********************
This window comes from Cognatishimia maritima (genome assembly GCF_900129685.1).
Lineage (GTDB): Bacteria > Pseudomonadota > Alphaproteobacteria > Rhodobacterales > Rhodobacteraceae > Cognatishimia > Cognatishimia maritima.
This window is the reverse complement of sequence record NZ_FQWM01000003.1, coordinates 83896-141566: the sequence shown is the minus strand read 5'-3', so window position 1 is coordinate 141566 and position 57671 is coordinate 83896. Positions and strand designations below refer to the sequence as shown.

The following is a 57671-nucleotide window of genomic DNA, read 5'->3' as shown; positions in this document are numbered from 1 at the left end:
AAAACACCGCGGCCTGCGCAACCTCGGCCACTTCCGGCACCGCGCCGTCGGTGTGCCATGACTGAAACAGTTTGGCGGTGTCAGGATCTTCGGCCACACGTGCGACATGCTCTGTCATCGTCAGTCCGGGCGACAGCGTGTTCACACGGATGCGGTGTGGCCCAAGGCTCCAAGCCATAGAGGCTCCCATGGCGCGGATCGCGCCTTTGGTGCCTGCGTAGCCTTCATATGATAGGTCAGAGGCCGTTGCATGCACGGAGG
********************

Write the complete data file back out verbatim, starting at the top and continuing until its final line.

This window comes from Cognatishimia maritima (genome assembly GCF_900129685.1).
Lineage (GTDB): Bacteria > Pseudomonadota > Alphaproteobacteria > Rhodobacterales > Rhodobacteraceae > Cognatishimia > Cognatishimia maritima.
This window is the reverse complement of sequence record NZ_FQWM01000003.1, coordinates 83896-141566: the sequence shown is the minus strand read 5'-3', so window position 1 is coordinate 141566 and position 57671 is coordinate 83896. Positions and strand designations below refer to the sequence as shown.

The following is a 57671-nucleotide window of genomic DNA, read 5'->3' as shown; positions in this document are numbered from 1 at the left end:
AAAACACCGCGGCCTGCGCAACCTCGGCCACTTCCGGCACCGCGCCGTCGGTGTGCCATGACTGAAACAGTTTGGCGGTGTCAGGATCTTCGGCCACACGTGCGACATGCTCTGTCATCGTCAGTCCGGGCGACAGCGTGTTCACACGGATGCGGTGTGGCCCAAGGCTCCAAGCCATAGAGGCTCCCATGGCGCGGATCGCGCCTTTGGTGCCTGCGTAGCCTTCATATGATAGGTCAGAGGCCGTTGCATGCACGGAGG